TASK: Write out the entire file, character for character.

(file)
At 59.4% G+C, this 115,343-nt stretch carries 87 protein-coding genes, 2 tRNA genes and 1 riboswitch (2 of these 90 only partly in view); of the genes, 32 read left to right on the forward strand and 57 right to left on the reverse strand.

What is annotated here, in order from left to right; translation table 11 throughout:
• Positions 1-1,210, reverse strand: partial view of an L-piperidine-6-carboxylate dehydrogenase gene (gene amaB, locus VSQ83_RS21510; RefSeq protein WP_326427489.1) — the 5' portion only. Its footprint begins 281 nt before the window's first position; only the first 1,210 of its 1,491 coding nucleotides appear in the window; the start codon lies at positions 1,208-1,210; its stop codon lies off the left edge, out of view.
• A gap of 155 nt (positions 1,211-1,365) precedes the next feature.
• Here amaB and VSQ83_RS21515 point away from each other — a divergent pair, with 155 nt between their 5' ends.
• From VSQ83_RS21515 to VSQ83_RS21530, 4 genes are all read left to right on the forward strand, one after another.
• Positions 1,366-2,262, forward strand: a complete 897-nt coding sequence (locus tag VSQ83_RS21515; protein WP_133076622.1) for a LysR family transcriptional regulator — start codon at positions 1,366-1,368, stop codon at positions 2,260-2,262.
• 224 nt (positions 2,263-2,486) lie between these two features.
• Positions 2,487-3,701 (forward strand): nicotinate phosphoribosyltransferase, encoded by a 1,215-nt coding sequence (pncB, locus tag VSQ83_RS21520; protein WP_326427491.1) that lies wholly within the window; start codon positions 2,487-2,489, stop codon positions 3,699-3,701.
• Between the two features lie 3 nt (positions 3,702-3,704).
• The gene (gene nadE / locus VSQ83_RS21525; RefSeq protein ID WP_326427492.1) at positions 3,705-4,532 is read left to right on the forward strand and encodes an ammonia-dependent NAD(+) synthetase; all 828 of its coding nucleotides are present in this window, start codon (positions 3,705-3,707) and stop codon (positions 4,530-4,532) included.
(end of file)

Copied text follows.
At 59.4% G+C, this 115,343-nt stretch carries 87 protein-coding genes, 2 tRNA genes and 1 riboswitch (2 of these 90 only partly in view); of the genes, 32 read left to right on the forward strand and 57 right to left on the reverse strand.

What is annotated here, in order from left to right; translation table 11 throughout:
• Positions 1-1,210, reverse strand: partial view of an L-piperidine-6-carboxylate dehydrogenase gene (gene amaB, locus VSQ83_RS21510; RefSeq protein WP_326427489.1) — the 5' portion only. Its footprint begins 281 nt before the window's first position; only the first 1,210 of its 1,491 coding nucleotides appear in the window; the start codon lies at positions 1,208-1,210; its stop codon lies off the left edge, out of view.
• A gap of 155 nt (positions 1,211-1,365) precedes the next feature.
• Here amaB and VSQ83_RS21515 point away from each other — a divergent pair, with 155 nt between their 5' ends.
• From VSQ83_RS21515 to VSQ83_RS21530, 4 genes are all read left to right on the forward strand, one after another.
• Positions 1,366-2,262, forward strand: a complete 897-nt coding sequence (locus tag VSQ83_RS21515; protein WP_133076622.1) for a LysR family transcriptional regulator — start codon at positions 1,366-1,368, stop codon at positions 2,260-2,262.
• 224 nt (positions 2,263-2,486) lie between these two features.
• Positions 2,487-3,701 (forward strand): nicotinate phosphoribosyltransferase, encoded by a 1,215-nt coding sequence (pncB, locus tag VSQ83_RS21520; protein WP_326427491.1) that lies wholly within the window; start codon positions 2,487-2,489, stop codon positions 3,699-3,701.
• Between the two features lie 3 nt (positions 3,702-3,704).
• The gene (gene nadE / locus VSQ83_RS21525; RefSeq protein ID WP_326427492.1) at positions 3,705-4,532 is read left to right on the forward strand and encodes an ammonia-dependent NAD(+) synthetase; all 828 of its coding nucleotides are present in this window, start codon (positions 3,705-3,707) and stop codon (positions 4,530-4,532) included.